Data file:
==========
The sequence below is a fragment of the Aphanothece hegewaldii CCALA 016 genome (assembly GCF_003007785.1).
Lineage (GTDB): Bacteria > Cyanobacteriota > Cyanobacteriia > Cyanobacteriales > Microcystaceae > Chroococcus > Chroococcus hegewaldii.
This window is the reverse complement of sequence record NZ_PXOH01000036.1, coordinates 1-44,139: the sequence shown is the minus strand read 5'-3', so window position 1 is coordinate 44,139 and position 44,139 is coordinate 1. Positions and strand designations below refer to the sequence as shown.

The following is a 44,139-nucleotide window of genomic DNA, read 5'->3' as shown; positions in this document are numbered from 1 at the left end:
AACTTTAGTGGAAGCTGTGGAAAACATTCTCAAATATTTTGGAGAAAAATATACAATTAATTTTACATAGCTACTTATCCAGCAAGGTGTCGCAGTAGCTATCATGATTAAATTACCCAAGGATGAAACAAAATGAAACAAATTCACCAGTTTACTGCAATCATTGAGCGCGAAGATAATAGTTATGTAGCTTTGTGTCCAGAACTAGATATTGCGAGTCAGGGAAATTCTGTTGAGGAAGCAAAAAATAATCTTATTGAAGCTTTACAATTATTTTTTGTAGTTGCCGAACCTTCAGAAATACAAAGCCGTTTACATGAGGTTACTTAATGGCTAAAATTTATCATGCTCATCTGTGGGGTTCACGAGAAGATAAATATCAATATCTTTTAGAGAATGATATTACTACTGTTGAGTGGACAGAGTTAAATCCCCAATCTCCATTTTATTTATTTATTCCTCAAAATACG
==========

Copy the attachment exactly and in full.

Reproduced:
The sequence below is a fragment of the Aphanothece hegewaldii CCALA 016 genome (assembly GCF_003007785.1).
Lineage (GTDB): Bacteria > Cyanobacteriota > Cyanobacteriia > Cyanobacteriales > Microcystaceae > Chroococcus > Chroococcus hegewaldii.
This window is the reverse complement of sequence record NZ_PXOH01000036.1, coordinates 1-44,139: the sequence shown is the minus strand read 5'-3', so window position 1 is coordinate 44,139 and position 44,139 is coordinate 1. Positions and strand designations below refer to the sequence as shown.

The following is a 44,139-nucleotide window of genomic DNA, read 5'->3' as shown; positions in this document are numbered from 1 at the left end:
AACTTTAGTGGAAGCTGTGGAAAACATTCTCAAATATTTTGGAGAAAAATATACAATTAATTTTACATAGCTACTTATCCAGCAAGGTGTCGCAGTAGCTATCATGATTAAATTACCCAAGGATGAAACAAAATGAAACAAATTCACCAGTTTACTGCAATCATTGAGCGCGAAGATAATAGTTATGTAGCTTTGTGTCCAGAACTAGATATTGCGAGTCAGGGAAATTCTGTTGAGGAAGCAAAAAATAATCTTATTGAAGCTTTACAATTATTTTTTGTAGTTGCCGAACCTTCAGAAATACAAAGCCGTTTACATGAGGTTACTTAATGGCTAAAATTTATCATGCTCATCTGTGGGGTTCACGAGAAGATAAATATCAATATCTTTTAGAGAATGATATTACTACTGTTGAGTGGACAGAGTTAAATCCCCAATCTCCATTTTATTTATTTATTCCTCAAAATACG